With no experience in farming, the Sousek family left their urban life in Kent to run a farm powered by solar panels, a wind turbine and waste vegetable oil
Agriculture is responsible for almost 10% of the UK’s greenhouse gas emissions and a quarter globally. It doesn’t have to be this way, as farmers Paul and Celia Sousek demonstrate. Their commitment to organic farming without the use of fossil fuels demonstrates that far from contributing to climate change, agriculture can be part of the solution. I headed to Cottage Farm near Jacobstow, North Cornwall to see how on-farm renewables are enabling the Sousek family to fulfil their role as stewards of the environment as they cultivate a successful, family-run farm business.
It’s hard to believe that Paul and Celia Sousek, Farmer of the Year finalists in the BBC Food and Farming awards 2011, had absolutely no farming experience when they upped sticks and moved 300 miles West to Cottage Farm back in 2005. Unfazed, they embarked on their new livelihoods with a weekend course in Cows for Beginners and now oversee 50 hectares of land which is home to cows, sheep, hens and some very vocal geese. So why did the couple leave behind successful careers and the life they had built in Kent to take to the Cornish fields?
“That’s a simple one to answer”, says Paul. “I learnt about peak oil. Right on cue we then had the oil crisis in 2007, swiftly followed by the financial meltdown in 2008. Some believe that has all been resolved, but together with the ever worsening climate change situation, I think our problems are only just beginning.”
As soon as you pull into the Souseks’ driveway, you can’t miss the solar PV panels on the roof of the 17th century farmhouse. Combined with a wind turbine in one of the fields, these panels enable the farm to produce its own power every day of the year. Heating and hot water needs are likewise met thanks to solar thermal tubes and a wood burner running on wood from the farm, with the heat accumulated in a heat store. To reduce overall consumption, the Souseks have invested in extensive insulation and draft proofing.
Then there’s the biodiesel generator, a Willy Wonka-like construction in one of the barns – run, of course, on solar power. The generator is surrounded by large drums of waste vegetable oil Paul and Celica have bought from local restaurants. The resultant biodiesel meets all the family’s transport needs, including running the tractor and delivering the meat boxes.
So what has the Sousek family gained from spending £32,000 of their savings on the eco-conversion of their farm? For a start, they have almost no bills, they are saving £6,000 a year on heating and electricity alone. Rearing native breeds organically almost exclusively on grass with minimal use of supplementary fodder eliminates fuel, fertiliser and feed costs. They also have no water bills after having their own bore hole drilled. With water charges at £5 per cubic metre in Cornwall and a field full of thirsty cows, the Souseks recognised the value of doing this early on. The few bills that do come in, such as very occasional vet payments and purchasing waste vegetable oil, are covered by feed-in-tariffs the Souseks receive for the renewable electricity that the generate. In summary, the economics of carbon neutral, organic farming clearly make sense.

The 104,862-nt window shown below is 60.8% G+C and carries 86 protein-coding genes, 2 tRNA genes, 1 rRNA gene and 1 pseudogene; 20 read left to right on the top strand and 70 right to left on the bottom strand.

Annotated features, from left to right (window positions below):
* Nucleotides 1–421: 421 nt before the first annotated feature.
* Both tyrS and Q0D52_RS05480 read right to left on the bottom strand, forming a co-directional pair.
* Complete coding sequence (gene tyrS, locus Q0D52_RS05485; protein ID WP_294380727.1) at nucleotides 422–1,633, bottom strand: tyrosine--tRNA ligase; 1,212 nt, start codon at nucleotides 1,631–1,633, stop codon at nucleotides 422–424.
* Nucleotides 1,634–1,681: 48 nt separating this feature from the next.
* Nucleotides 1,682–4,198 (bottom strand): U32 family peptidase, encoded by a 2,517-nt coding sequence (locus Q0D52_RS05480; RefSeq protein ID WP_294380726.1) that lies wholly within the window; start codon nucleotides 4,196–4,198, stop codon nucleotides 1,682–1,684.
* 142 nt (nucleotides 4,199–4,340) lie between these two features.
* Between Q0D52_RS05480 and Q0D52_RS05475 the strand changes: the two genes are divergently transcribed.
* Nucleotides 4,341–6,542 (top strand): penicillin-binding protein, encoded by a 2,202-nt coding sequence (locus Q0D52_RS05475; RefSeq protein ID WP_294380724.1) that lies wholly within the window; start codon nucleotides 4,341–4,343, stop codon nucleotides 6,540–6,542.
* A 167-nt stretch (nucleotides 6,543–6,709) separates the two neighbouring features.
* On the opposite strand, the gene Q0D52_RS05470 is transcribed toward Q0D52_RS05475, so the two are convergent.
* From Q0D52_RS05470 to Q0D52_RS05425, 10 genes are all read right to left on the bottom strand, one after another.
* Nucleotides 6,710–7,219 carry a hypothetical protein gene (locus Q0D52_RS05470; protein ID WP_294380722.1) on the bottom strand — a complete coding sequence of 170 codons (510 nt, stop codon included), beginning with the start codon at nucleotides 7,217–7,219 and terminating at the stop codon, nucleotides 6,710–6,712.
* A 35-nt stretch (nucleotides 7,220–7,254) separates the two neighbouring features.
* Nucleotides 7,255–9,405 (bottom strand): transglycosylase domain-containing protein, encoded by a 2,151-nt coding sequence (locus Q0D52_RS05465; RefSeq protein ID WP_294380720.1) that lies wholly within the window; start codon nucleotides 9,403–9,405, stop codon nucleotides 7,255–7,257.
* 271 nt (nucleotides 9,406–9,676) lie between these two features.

The environmental case makes sense too. Cottage Farm’s carbon footprint has dropped by 119% from seven tonnes of carbon dioxide a year in 2005 to minus 1.3 tonnes today. In addition, as an organic farm, they sequester 150 tonnes of carbon dioxide into the soil annually, so the farmland acts as a carbon sink.
If carbon credentials alone can’t convince you to opt for organic meat over its non-organic supermarket equivalent, consider this: the majority of farm animals raised on non-organic farms receive antibiotics and other preventative chemical treatments routinely, whether or not they are unwell. The Soil Association estimates that some European pigs spend an average of 20% of their lives on antibiotics. Preventative use of antibiotics such as this has led to outbreaks of new strains of E.coli and MRSA – better known as superbugs’ – and increased resistance to antibiotics in humans over the past decade.
In contrast, organic farms like Paul and Celia’s prioritise animal and human health. The use of native Ruby Red cattle at Cottage Farm means the cows are well suited to local conditions and almost never need assistance with calving or veterinary attention. Contrary to expectation, Cottage Farm’s high quality, organic meat is often cheaper than conventional supermarket meat, made possible by all the cost savings mentioned, and by selling their meat directly to customers, cutting out intermediaries who would otherwise absorb most of the profit.
“I don’t understand why farmers would choose to farm differently,” says Paul. “We produce affordable meat that’s comparable in price or cheaper than non-organic supermarket meat. Our animals are treated well, we rarely need to call the vet, we generate all our own electricity, heat, transport fuel and water, act as a carbon sink, and add no chemicals to the soil. Surely this is how farming is meant to be done!”